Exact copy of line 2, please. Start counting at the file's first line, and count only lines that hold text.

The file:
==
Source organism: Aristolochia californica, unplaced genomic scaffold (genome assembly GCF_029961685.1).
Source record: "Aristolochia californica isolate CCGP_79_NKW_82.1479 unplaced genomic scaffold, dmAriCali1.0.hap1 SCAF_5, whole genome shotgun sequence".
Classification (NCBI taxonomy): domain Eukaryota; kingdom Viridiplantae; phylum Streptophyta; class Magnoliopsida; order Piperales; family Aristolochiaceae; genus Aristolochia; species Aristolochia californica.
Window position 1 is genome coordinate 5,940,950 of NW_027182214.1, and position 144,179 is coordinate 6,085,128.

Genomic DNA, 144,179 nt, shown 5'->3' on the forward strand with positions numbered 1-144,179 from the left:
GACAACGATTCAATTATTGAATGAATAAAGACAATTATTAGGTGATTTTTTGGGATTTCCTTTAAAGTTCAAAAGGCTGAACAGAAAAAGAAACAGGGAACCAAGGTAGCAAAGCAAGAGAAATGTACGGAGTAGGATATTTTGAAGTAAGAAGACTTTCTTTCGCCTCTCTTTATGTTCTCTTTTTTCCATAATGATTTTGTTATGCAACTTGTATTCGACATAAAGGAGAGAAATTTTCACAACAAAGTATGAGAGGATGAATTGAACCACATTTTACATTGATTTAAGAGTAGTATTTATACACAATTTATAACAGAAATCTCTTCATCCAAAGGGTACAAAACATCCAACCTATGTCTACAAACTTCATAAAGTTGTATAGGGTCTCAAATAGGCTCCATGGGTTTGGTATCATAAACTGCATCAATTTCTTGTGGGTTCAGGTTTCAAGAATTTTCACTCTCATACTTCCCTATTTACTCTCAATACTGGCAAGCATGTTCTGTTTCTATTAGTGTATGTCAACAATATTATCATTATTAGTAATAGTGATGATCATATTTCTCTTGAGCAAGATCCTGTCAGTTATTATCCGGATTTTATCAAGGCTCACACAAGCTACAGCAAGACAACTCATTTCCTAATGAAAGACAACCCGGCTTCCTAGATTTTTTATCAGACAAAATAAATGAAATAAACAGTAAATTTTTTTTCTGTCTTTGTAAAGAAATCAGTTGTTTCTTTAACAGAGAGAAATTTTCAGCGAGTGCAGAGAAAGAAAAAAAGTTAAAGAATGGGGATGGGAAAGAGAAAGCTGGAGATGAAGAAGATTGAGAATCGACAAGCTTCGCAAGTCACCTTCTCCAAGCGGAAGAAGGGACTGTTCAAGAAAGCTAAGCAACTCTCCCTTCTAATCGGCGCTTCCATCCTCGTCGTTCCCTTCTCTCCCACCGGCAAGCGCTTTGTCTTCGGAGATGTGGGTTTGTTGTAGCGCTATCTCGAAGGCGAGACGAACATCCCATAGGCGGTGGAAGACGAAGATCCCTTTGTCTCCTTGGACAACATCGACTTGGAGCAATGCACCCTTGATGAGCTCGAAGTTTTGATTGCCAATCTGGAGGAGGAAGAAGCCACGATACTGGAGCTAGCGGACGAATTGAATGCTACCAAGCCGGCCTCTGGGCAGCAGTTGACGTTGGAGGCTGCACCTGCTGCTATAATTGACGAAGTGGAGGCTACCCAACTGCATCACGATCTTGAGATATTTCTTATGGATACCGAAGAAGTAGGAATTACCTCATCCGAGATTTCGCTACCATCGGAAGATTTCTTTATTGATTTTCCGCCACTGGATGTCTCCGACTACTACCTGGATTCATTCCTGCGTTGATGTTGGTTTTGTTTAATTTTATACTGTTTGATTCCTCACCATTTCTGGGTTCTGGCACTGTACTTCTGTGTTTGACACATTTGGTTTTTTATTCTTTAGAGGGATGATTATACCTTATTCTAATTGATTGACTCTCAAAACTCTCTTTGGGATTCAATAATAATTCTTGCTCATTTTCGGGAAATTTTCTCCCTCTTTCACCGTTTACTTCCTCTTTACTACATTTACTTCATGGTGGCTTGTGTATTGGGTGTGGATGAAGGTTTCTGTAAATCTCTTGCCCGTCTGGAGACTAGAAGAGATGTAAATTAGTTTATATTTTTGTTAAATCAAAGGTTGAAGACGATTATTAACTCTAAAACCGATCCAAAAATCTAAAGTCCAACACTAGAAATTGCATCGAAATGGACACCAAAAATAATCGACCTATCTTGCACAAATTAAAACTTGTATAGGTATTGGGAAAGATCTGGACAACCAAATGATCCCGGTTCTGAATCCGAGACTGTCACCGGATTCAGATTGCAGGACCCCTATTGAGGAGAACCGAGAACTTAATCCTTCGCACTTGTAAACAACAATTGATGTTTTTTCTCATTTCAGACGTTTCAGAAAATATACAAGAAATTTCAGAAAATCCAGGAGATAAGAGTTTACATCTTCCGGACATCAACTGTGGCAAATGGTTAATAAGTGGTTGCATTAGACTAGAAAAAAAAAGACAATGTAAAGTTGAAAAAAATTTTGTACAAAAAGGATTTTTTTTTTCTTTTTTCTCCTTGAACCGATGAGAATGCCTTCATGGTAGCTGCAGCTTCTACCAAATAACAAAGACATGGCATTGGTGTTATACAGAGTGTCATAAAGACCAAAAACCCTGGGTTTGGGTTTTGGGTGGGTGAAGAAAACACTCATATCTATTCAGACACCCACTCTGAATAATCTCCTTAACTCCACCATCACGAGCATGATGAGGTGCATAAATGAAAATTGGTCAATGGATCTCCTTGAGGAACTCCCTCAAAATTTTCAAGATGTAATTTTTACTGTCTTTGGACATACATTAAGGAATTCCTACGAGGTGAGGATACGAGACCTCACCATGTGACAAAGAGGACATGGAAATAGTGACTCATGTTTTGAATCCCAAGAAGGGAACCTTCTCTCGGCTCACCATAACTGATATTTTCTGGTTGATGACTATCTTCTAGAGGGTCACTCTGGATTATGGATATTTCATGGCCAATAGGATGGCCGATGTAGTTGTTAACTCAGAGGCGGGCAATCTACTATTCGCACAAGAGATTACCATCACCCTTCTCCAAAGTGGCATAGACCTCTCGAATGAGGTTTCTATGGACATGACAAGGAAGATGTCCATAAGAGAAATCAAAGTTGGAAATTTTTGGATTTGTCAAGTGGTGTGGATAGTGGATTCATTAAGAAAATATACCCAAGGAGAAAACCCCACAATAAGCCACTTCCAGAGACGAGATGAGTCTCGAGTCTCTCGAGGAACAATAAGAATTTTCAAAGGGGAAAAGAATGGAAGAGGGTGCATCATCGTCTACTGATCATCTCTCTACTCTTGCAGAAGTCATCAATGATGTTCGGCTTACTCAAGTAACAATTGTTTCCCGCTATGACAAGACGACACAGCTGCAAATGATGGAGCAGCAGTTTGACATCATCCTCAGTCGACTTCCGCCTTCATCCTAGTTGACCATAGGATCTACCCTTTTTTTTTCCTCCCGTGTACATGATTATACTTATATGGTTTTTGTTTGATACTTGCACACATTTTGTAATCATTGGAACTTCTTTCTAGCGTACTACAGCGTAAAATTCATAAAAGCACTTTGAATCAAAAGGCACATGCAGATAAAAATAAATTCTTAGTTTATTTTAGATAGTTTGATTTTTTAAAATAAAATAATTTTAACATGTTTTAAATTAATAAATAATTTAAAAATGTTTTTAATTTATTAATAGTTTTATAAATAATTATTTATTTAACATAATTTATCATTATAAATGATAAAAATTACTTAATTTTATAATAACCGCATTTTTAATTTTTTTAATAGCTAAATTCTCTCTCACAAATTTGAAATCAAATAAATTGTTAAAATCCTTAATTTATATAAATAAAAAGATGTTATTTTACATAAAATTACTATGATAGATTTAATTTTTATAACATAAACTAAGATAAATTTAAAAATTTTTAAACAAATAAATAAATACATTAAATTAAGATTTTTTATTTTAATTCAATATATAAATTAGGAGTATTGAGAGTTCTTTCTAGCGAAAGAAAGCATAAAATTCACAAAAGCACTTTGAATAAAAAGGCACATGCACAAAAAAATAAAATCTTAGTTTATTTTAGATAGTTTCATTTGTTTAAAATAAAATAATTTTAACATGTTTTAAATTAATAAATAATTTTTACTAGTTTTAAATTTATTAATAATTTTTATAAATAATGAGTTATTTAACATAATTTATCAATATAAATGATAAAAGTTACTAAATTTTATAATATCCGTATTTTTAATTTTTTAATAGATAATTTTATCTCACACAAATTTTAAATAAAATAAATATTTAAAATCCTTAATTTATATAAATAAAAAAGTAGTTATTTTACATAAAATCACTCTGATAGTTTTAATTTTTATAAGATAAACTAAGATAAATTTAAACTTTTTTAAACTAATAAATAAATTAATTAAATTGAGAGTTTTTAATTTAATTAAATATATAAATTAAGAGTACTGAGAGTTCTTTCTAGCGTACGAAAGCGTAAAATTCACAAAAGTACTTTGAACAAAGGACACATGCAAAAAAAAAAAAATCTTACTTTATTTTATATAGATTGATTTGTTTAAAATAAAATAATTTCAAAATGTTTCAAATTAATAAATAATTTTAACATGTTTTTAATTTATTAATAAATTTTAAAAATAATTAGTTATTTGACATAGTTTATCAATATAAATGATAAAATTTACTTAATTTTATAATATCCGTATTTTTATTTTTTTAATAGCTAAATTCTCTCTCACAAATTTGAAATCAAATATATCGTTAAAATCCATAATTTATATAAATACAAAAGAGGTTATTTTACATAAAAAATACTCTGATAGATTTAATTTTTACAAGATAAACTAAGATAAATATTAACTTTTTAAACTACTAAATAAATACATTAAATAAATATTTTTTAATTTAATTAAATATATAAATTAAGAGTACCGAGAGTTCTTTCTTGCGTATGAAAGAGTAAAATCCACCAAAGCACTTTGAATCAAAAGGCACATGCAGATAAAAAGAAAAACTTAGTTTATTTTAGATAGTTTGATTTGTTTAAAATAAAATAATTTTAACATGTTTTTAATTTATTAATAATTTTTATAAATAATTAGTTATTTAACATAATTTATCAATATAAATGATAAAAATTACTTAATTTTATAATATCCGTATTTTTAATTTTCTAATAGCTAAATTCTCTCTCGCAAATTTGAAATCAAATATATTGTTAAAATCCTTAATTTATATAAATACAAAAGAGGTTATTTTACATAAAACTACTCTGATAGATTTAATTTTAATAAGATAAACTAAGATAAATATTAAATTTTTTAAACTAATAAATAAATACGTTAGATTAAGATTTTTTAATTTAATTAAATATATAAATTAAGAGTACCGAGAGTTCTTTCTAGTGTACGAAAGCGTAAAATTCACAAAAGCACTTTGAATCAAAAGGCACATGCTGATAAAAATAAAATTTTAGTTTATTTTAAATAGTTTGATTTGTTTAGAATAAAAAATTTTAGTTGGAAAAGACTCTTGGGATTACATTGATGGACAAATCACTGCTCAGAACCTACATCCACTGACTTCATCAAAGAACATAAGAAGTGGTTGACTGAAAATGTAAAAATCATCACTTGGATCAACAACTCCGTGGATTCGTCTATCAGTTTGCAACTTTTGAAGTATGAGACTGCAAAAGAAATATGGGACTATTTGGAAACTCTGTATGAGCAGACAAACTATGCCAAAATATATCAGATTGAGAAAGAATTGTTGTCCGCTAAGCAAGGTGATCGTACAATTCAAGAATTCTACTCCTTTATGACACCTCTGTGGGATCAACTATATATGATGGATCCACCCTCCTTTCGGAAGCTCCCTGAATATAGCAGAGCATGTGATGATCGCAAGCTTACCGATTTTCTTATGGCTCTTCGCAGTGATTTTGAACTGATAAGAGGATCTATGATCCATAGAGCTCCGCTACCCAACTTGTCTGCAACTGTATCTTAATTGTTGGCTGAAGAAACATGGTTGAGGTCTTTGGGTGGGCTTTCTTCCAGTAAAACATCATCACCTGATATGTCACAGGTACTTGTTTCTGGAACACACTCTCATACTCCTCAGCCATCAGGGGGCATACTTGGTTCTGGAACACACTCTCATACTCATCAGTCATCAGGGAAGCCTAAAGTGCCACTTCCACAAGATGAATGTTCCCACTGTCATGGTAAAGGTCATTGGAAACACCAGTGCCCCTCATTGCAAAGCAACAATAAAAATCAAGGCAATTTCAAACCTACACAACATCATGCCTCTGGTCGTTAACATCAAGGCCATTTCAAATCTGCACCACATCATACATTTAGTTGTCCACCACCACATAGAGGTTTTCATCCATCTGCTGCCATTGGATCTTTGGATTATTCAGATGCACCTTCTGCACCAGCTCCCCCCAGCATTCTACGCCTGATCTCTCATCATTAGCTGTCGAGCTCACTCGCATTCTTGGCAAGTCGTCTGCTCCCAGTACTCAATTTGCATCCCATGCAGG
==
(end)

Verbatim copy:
Source record: "Aristolochia californica isolate CCGP_79_NKW_82.1479 unplaced genomic scaffold, dmAriCali1.0.hap1 SCAF_5, whole genome shotgun sequence".